River floodplain

Caribou habitat is under threat in the Seymour River watershed … again

Photo: Bailey Repp

A new batch of clearcut proposals in the Seymour River watershed threaten over 600 hectares of endangered mountain caribou habitat, old growth forests and remnant patches of our Inland Temperate Rainforest. Send a pre-written letter today to help save them. 

I’ve been lucky enough to have several encounters with the wide ranging caribou of the Columbia North herd. I’ve walked and bushwhacked through their habitat in the northern Monashee Mountains — off track in groves of ancient cedar and hemlock forests.

Once you enter the heart of the herd’s range, it’s actually not so unusual to encounter a caribou if you’re in the right place at the right time. Steep, rugged and avalanche-prone slopes funnel the animals into lower elevation forests and valleys, where they can spend 30 to 50% of their year foraging on early winter foods like falsebox or leafy spring vegetation along the banks of creeks that feed into the Seymour River. 

So important is this area to the Columbia North herd’s survival that biologists refer to it colloquially as ‘the hub’. Yet large areas of it remain unprotected, and, as a result, it’s under the constant threat of logging. 

Whenever I go back to these valleys, I do so with the fear of seeing red and orange ribbons marking the line of the next logging road, the next cutblock to be felled. Twice now, my fears have come true, the last time being two years ago when we discovered that Pacific Woodtech and BC Timber Sales planned to log over 600 hectares there. Thanks to the Wildsight community and the tremendous leadership of Indigenous Nations, most of those clearcuts never went ahead. Now, we must once again rally to protect the Columbia North herd, and the forests it relies on, from new threats.  

Pacific Woodtech is proposing 293 hectares of logging in the Seymour River watershed, while Stella Jones is proposing 315 hectares of cutblocks. Almost all the proposed new cutblocks overlap with the Columbia North caribou herd’s core habitat in ‘the hub’, and several include old growth forests — examples of the last intact remnants of our threatened Inland Temperate Rainforest — which were missed in the B.C. government’s old growth deferral process. Pacific Woodtech and Stella Jones’ proposed cutblocks were recently uploaded to the BC Forest Operations Map site for public review. 

While commenting through the government portal on individual cutblocks is important, we must ensure that key decision makers, including B.C. Premier David Eby, hear our message: if we want a future for our endangered mountain caribou, we cannot continue logging the forests they rely on. The core habitat in the Seymour River watershed is a no-go zone for logging and road building. 

Please, take 2 minutes today to send a pre-written letter using our online tool and help safeguard the future of the Columbia North herd. 

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Mountain caribou with a large set of antlers walks through a field of wildflowers
Cutblocks proposed by Stella Jones and Pacific Woodtech threaten the Columbia North herd’s core habitat. Photo: David Moskowitz

The Columbia North caribou herd is the largest and most viable of B.C.’s southernmost caribou herds, with around 209 animals in the last count. Aside from the Central Selkirk herd, which is unlikely to persist into the future, all seven other herds in this region have been declared locally extinct over the last two decades — due primarily to the destruction and fragmentation of their habitat.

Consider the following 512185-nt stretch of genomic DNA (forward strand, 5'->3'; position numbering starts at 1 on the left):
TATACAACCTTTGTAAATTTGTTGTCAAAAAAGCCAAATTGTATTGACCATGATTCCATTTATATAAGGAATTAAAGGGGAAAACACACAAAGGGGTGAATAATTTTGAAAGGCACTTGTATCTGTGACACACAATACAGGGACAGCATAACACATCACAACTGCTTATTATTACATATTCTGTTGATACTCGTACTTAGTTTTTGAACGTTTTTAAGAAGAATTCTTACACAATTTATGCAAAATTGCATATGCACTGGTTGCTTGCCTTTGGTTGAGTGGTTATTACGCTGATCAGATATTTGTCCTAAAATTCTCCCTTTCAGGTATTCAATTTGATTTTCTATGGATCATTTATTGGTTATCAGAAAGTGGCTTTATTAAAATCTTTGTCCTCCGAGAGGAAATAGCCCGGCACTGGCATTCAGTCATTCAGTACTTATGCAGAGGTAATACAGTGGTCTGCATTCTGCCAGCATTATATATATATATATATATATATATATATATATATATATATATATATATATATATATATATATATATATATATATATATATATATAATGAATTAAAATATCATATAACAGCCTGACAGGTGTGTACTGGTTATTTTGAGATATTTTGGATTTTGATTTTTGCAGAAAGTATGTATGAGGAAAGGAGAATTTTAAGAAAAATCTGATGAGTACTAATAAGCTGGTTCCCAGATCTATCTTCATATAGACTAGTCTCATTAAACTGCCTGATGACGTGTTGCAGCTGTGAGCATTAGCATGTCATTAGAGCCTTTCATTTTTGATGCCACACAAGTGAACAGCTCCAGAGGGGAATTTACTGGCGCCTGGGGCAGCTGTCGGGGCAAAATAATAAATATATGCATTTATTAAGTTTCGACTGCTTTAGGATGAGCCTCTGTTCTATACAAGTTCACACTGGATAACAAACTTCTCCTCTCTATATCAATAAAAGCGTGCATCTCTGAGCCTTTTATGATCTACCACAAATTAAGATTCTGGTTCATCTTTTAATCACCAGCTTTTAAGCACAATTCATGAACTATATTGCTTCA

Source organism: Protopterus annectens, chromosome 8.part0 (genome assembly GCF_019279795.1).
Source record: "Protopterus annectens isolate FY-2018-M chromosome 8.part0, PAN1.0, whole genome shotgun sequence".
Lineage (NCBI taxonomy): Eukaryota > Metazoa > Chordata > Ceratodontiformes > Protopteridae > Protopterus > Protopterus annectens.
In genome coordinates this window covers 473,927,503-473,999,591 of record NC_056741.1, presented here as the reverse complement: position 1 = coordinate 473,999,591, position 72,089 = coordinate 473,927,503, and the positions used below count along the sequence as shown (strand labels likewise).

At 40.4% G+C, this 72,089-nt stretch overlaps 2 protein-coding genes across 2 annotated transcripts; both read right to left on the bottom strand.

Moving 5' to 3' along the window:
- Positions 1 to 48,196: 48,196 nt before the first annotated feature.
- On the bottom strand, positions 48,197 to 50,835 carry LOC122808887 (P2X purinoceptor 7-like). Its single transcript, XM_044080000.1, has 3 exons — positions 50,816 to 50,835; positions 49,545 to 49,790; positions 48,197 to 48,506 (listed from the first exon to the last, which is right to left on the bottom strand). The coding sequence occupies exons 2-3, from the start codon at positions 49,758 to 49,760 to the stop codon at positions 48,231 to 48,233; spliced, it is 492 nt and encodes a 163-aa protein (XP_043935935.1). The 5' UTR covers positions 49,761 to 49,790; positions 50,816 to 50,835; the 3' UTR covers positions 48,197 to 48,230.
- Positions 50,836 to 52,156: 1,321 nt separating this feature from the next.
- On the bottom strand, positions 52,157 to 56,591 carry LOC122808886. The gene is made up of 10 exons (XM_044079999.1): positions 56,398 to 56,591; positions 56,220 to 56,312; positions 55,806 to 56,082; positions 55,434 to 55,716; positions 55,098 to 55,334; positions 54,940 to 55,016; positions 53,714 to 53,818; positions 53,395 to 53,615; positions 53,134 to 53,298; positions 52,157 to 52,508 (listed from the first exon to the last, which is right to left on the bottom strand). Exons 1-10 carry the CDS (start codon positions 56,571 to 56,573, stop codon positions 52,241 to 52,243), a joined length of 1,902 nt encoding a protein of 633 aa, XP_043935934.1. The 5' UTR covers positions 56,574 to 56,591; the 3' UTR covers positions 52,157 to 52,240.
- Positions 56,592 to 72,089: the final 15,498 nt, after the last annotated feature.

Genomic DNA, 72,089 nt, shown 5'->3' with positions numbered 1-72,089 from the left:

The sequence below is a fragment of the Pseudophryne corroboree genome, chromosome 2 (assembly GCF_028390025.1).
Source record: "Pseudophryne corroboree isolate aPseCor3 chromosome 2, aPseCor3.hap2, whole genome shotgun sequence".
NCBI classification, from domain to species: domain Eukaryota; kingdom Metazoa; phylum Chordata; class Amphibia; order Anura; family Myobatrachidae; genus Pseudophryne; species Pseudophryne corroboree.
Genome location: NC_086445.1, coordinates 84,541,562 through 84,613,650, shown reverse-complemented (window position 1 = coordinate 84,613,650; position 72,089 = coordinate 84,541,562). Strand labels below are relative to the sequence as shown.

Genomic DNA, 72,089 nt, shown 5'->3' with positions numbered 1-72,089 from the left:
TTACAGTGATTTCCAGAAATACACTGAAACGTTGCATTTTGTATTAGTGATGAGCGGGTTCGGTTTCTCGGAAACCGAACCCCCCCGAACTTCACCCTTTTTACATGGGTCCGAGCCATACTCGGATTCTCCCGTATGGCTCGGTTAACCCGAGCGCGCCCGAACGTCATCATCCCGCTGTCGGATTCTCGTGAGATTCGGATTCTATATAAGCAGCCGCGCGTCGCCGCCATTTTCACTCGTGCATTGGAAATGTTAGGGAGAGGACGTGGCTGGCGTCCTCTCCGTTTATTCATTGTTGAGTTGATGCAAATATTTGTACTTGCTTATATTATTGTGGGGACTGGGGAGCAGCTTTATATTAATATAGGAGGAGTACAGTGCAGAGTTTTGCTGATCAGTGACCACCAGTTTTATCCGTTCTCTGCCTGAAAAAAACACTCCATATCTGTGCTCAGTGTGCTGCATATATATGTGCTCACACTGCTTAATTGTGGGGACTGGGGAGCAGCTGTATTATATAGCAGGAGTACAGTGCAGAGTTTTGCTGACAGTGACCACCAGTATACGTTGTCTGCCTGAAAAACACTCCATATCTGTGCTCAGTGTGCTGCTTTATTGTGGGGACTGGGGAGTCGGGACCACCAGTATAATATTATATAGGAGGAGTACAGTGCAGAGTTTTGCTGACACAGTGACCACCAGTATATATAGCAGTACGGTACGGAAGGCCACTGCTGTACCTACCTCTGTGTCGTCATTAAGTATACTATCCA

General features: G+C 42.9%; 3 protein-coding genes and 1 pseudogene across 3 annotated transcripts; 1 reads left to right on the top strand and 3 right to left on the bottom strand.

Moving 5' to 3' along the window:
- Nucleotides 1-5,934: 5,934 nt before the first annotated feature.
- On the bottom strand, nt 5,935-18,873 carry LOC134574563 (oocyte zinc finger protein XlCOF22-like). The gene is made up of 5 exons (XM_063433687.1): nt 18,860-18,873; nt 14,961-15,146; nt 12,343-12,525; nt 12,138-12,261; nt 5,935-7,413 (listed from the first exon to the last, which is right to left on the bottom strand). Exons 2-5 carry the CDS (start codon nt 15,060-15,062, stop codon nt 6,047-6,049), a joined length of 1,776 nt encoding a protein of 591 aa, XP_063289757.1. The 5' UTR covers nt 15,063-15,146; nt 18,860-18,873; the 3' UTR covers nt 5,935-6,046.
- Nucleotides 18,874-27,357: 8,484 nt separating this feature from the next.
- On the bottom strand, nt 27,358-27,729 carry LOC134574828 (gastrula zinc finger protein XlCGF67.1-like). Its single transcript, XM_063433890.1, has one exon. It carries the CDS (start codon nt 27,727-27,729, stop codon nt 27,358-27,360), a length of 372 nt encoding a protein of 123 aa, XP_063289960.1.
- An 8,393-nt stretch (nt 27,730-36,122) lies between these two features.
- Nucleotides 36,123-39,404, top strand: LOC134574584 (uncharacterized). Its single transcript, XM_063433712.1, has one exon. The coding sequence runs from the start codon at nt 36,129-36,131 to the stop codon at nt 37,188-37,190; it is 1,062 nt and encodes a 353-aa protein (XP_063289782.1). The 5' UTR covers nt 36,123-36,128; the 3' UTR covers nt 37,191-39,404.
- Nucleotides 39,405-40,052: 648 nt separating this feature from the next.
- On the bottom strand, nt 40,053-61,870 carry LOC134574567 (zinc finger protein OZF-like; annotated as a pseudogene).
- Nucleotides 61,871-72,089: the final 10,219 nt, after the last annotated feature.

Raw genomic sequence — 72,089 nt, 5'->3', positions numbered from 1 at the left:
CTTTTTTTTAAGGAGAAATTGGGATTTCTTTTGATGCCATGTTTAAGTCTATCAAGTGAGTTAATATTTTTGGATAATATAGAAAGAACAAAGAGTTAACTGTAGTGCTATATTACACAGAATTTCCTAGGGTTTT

The B.C. government has made many plans and promises to help this endangered species, including identifying the forests in which this logging will occur as being critical ‘core habitat’ for the Columbia North herd. Yet two thirds of the Columbia North herd’s core habitat remains unprotected, despite the federal recovery plan recommending 100% be protected. As these latest cutblock proposals demonstrate, logging will continue in these forests unless they are protected. 

If B.C. allows Pacific Woodtech and Stella Jones’ proposed new cutblocks to proceed, it would be severely fragmenting and degrading the Columbia North herd’s habitat, putting it at greater risk of extinction. 

Intact forests in the Seymour River watershed.

In 2022, the Narwhal reported that a Pacific Woodtech spokesperson said the company had deferred logging of “planned old forest blocks in their portion of Upper Seymour until [the] government’s old-growth review process is completed.” They also stated they may proceed with logging “several small, second-growth blocks” in the Blais Creek area, near the southern end of the Upper Seymour. Their most recent cutblock proposals blatantly contradict both of those statements. 

Pacific Woodtech and Stella Jones’ proposed cutblocks in the upper Seymour River watershed threaten endangered caribou, old growth forests and the Inland Temperate Rainforest, a globally unique ecosystem on the brink of collapse. Under no circumstances can they be allowed to proceed. 

Pacific Woodtech and Stella Jones should not put any more money into these developments, nor proceed with any forestry activities in the Seymour, Ratchford, Mosquito, Myoff and Blais Creek drainages. If the province intends to stand by its commitments to protect mountain caribou and old growth, it must step in to stop this logging before irreversible harm is done.

Join us in calling on B.C. Premier David Eby, Pacific Woodtech, Stella Jones and other key decision makers to show leadership and issue a moratorium on logging in core caribou habitat.

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